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  • Writer's pictureDavid Moore

Hope amidst the severe drought

We have just returned from Marsabit where there is a severe drought. Even the camels known as the kings of the desert are dying. It was shocking to all of us to see a camel that had died because of the drought.

But we found hope amidst all the suffering. We found hope in the amazing resilience of the tribal people. They are surviving on very little food and water, when we delivered food the leaders in the village made sure all the food and water is distributed equally among the families. There is a strong sense of community as they fight to survive this drought.

We found hope in Miramar International College who were there at the same place we were staying training 250 nomadic tribal people on hydroponic farming. It is farming of fodder for the animals without using soil and very little water. We saw for ourselves in their demonstration farm that in 6 days time you can grow the fodder. This farming is perfect for the desert as a way to keep their animals alive.

We saw hope in the work of the Kenya Red Cross and in knowing the British Red Cross and the  German Red Cross were coming soon to help. And, I learned the International Red Cross is donating funds to the Kenya Red Cross.

We found hope in the team from the US that traveled with us to Marsabit. The team is led by Pastor Andy from NewLife Church, Columbus, Ohio.  Not an easy trip for anyone but they endured and served well.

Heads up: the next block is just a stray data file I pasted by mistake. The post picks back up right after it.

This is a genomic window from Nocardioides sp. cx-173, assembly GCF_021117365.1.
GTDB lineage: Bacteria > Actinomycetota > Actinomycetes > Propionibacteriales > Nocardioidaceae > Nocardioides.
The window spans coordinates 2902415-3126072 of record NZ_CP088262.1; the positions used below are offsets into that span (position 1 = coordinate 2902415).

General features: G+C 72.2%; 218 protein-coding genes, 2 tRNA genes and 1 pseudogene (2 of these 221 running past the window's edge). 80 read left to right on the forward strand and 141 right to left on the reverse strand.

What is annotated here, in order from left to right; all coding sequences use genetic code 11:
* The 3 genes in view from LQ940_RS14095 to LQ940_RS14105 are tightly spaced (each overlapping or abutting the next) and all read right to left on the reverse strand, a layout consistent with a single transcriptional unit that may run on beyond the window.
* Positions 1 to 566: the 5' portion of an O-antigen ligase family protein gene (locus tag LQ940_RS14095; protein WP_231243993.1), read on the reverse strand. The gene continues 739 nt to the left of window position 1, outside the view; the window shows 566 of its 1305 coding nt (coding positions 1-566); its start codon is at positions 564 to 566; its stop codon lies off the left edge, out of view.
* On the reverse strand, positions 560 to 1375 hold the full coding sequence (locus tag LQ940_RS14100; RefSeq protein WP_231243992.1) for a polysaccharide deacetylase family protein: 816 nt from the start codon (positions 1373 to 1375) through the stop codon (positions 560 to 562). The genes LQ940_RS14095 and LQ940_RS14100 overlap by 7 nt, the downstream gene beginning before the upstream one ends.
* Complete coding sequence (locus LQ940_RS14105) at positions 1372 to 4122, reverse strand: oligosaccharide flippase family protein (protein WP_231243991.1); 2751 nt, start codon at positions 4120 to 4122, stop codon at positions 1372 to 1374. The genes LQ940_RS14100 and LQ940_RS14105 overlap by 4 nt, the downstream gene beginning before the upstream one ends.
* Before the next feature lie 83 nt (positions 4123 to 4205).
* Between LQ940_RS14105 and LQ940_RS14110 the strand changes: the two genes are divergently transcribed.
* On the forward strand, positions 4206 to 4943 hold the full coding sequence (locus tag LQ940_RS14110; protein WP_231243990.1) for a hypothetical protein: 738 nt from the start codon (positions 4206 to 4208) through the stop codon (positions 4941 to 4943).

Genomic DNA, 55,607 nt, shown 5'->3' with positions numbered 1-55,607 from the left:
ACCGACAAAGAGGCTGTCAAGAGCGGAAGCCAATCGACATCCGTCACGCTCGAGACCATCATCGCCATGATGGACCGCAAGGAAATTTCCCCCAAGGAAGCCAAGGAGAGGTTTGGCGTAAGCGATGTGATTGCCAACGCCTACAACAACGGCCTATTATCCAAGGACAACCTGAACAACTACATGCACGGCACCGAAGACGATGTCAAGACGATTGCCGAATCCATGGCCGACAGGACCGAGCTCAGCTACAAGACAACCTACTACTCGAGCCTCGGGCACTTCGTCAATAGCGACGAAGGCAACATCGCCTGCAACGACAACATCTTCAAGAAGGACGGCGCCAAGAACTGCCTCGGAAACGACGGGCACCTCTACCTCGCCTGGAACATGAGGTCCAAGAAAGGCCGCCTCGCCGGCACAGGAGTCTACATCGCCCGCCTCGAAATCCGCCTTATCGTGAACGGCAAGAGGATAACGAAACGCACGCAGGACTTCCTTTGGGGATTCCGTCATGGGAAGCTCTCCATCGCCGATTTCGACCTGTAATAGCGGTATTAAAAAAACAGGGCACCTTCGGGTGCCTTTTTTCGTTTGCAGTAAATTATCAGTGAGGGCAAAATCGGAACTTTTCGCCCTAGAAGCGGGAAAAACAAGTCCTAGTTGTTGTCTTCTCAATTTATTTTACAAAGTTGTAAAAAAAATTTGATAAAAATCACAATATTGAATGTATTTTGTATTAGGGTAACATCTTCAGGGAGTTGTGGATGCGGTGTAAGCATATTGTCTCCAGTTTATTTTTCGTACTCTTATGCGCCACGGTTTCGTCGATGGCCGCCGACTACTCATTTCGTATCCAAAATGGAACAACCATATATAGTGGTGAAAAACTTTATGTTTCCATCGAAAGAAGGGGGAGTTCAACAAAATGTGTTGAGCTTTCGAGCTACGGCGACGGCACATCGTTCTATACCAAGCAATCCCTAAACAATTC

We as always saw hope in Pastor Hirbo and his staff. We visited our computer school in Marsabit town and found students gathered around computers – sometimes two on one computer, learning skills that will help them go on to college or to get a job. This class of 41 students will join the other 400 who have graduated from the PFC Marsabit computer school.

We saw hope in our literacy school for the warriors in Parkishon. We saw hope when Pastor Hirbo made plans to bring a 9 month pregnant woman who we found in the village where we delivered relief food – 60 miles from Marsabit hospital. And those miles are all dirt roads through the desert. Pastor Hirbo will bring her to town and feed her, when she delivers he will ensure both mom and baby are healthy enough to return to the village. Pastor Hirbo believes there is always room for one more in his home (rescue center) even though he lives in a two bedroom home and is already caring for 10 children.

We saw hope in the food and water we were able to deliver because of those who have donated to the drought fund and continue to donate. When I spoke to the Red Cross staff I told them we were a small organization but we wanted to help with what we had. He told me anything that is done to help even small efforts is making a difference and saving lives.

It wasn’t easy to see such conditions but we take comfort in knowing there are those who care including so many of you who have donated and in knowing the international community is now engaging in helping the people of Marsabit County survive this drought.

Praying for rain,


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